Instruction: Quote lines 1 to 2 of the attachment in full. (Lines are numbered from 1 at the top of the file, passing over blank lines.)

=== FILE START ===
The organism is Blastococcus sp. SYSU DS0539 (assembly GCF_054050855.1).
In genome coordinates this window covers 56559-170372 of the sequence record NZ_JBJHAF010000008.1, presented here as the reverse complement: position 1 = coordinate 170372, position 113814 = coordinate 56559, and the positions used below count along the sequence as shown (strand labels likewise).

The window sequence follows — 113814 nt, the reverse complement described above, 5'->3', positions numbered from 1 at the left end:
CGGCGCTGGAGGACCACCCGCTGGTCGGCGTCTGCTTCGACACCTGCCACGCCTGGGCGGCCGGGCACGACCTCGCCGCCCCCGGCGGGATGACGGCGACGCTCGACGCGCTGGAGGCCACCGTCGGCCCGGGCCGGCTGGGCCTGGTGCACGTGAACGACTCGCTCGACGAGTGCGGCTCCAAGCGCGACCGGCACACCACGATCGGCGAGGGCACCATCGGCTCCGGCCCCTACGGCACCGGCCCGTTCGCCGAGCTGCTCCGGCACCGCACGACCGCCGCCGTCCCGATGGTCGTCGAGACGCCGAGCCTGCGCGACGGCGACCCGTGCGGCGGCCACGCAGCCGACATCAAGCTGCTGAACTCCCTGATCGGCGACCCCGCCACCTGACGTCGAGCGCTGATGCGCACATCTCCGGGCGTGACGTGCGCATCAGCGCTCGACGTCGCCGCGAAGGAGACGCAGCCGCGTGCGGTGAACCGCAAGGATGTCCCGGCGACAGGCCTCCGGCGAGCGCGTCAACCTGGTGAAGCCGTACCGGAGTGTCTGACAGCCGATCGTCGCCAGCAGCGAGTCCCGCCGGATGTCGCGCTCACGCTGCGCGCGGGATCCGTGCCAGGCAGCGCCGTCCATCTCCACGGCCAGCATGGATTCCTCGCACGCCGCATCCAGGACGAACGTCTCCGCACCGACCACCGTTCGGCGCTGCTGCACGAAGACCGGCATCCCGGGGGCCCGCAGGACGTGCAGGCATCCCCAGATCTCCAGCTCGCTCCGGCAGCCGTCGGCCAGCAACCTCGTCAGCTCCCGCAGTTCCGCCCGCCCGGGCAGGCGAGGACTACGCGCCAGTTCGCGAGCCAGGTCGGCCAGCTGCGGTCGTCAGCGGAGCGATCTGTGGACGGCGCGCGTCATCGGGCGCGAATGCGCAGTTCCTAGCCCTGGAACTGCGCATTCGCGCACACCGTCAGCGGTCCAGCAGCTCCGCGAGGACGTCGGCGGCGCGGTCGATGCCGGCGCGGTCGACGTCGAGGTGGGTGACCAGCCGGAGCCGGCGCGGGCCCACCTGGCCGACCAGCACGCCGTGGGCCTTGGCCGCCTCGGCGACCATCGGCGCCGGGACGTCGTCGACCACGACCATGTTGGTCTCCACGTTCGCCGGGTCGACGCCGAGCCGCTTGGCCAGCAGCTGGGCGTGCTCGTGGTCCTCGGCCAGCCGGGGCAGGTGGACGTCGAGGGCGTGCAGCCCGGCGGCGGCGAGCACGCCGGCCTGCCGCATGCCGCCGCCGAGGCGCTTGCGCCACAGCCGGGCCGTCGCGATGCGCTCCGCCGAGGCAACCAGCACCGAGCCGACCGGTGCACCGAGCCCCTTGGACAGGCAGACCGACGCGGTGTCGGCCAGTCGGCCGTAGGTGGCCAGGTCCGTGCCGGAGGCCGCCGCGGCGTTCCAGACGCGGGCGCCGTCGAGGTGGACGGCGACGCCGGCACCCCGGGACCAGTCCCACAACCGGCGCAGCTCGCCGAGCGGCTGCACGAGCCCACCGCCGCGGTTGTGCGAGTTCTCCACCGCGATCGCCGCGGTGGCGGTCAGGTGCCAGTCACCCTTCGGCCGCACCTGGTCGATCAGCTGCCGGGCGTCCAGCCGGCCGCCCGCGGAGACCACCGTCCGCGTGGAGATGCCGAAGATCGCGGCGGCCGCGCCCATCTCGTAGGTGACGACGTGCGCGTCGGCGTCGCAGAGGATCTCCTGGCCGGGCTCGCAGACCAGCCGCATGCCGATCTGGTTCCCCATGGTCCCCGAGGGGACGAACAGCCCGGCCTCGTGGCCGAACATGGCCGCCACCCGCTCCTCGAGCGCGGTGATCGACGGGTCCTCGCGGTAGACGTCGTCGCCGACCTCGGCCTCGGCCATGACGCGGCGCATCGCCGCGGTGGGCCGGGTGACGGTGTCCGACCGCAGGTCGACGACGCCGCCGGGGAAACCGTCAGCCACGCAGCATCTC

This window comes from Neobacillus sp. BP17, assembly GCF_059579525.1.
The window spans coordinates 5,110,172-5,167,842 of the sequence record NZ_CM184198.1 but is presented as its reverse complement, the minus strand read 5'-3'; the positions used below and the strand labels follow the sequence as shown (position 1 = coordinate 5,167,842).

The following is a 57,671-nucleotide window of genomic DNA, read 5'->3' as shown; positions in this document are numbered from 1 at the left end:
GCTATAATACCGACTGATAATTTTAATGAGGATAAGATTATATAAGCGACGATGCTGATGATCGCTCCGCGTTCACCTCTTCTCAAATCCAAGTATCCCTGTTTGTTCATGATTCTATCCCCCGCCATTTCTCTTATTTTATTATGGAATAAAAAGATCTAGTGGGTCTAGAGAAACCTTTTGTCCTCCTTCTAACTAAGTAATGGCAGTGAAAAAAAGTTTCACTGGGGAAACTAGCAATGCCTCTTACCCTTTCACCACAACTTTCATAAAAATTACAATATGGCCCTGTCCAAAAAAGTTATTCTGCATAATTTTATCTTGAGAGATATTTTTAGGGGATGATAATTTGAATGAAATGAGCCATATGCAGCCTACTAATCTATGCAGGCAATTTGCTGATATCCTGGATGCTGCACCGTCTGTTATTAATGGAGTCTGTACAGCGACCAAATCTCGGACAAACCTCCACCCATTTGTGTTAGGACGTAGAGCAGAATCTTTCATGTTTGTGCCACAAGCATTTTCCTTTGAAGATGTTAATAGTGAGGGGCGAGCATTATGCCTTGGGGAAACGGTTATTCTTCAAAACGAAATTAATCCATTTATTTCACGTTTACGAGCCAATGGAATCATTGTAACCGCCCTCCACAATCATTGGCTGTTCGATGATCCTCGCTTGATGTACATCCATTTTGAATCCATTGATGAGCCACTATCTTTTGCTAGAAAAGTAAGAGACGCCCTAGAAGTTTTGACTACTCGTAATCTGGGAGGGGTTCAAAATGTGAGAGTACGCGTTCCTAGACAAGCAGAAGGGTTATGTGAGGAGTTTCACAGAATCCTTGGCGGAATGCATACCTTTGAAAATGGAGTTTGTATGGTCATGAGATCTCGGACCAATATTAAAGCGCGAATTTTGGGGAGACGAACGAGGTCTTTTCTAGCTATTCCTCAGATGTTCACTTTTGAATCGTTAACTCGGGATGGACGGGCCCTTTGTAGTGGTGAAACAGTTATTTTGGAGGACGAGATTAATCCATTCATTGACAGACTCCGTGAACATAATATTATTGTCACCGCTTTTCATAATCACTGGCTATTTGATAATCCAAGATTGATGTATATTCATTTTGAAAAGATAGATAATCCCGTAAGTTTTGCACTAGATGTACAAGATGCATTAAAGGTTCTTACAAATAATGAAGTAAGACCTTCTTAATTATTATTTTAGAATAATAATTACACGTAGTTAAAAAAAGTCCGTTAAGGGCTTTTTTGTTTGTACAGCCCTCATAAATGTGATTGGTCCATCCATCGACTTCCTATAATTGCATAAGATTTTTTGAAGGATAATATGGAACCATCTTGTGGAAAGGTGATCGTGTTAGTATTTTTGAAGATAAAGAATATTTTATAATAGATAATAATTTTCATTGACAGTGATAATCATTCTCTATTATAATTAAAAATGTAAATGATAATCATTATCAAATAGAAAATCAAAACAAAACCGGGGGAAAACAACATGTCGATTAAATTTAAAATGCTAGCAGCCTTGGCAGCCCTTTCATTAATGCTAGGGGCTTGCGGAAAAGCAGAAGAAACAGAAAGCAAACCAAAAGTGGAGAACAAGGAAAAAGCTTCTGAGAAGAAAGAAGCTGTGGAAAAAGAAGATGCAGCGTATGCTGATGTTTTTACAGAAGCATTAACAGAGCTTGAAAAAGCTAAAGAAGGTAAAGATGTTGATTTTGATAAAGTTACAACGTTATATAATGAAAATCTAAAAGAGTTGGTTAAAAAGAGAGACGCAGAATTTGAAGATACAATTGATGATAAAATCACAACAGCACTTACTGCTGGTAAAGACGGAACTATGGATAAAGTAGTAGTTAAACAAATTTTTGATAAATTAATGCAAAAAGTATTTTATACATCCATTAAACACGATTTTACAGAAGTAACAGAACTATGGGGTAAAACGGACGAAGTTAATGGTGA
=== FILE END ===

The organism is Blastococcus sp. SYSU DS0539 (assembly GCF_054050855.1).
In genome coordinates this window covers 56559-170372 of the sequence record NZ_JBJHAF010000008.1, presented here as the reverse complement: position 1 = coordinate 170372, position 113814 = coordinate 56559, and the positions used below count along the sequence as shown (strand labels likewise).